Lake County strings broadband fiber; Cook County gets cash

Workers started stringing fiber Tuesday for the sprawling Lake County broadband project, which has become a hotspot in the debate over the public’s role in extending Internet access. Meanwhile, just up the road in Cook County, that debate is muted, and the first federal check to build a broadband fiber network just rolled in.

Check out MPR News reporter Dan Kraker’s report from Lake County, where more than $60 million in federal stimulus money is slated to help build a fiber network that would improve broadband service in all of Lake County and part of rural St. Louis County.

Businesses and residents have long clamored for better service, but cable company Mediacom has been crying foul about the county’s project for several years now. Mediacom doesn’t serve the whole project area but it argues that for the county’s project to succeed it will have to steal customers in the areas Mediacom does serve, like Two Harbors.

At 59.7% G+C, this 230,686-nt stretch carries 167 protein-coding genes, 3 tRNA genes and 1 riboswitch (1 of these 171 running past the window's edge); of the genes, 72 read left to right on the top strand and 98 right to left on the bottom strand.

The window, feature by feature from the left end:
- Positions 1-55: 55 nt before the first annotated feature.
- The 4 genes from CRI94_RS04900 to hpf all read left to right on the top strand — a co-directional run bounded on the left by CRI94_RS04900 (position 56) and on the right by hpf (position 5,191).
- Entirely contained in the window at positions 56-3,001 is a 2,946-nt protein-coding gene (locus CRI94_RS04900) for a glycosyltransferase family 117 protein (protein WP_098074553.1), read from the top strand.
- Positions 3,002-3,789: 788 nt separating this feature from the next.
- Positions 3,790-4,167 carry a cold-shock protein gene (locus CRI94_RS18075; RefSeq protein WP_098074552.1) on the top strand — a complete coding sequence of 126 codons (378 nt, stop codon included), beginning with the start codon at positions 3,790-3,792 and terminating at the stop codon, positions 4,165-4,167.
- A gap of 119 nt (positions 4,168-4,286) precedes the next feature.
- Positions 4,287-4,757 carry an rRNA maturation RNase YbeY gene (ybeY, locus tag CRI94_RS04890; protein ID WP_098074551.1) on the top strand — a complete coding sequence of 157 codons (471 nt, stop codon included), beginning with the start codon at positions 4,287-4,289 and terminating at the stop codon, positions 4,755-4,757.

It feels a lot like the Monticello debate, which resulted in stiff competition between a city owned network and private providers. The public system there is struggling to generate the revenue it expected, and the city recently decided to stop making bond payments.

But up the shore from Lake County, in Grand Marais, Joe Buttweiler was a happy man Tuesday. The first $550,000 federal check had just arrived, reimbursing Arrowhead Electric Cooperative for its early engineering and design work on a project making fiber and broadband available to everybody in Cook County.

The system is about 10 percent built, said Buttweiler, Arrowhead’s director of broadband projects, and the first residents and businesses should see service in early 2013, somewhere around Lutsen, Tofte or Schroeder.

No private opponent has emerged to generate much of a private-public debate in Cook County. For one reason, even though a total of $16.1 million in federal money is going into it, the local electric cooperative, rather than a government body, is building the network. And secondly, broadband availability in Cook County is demonstrably worse.

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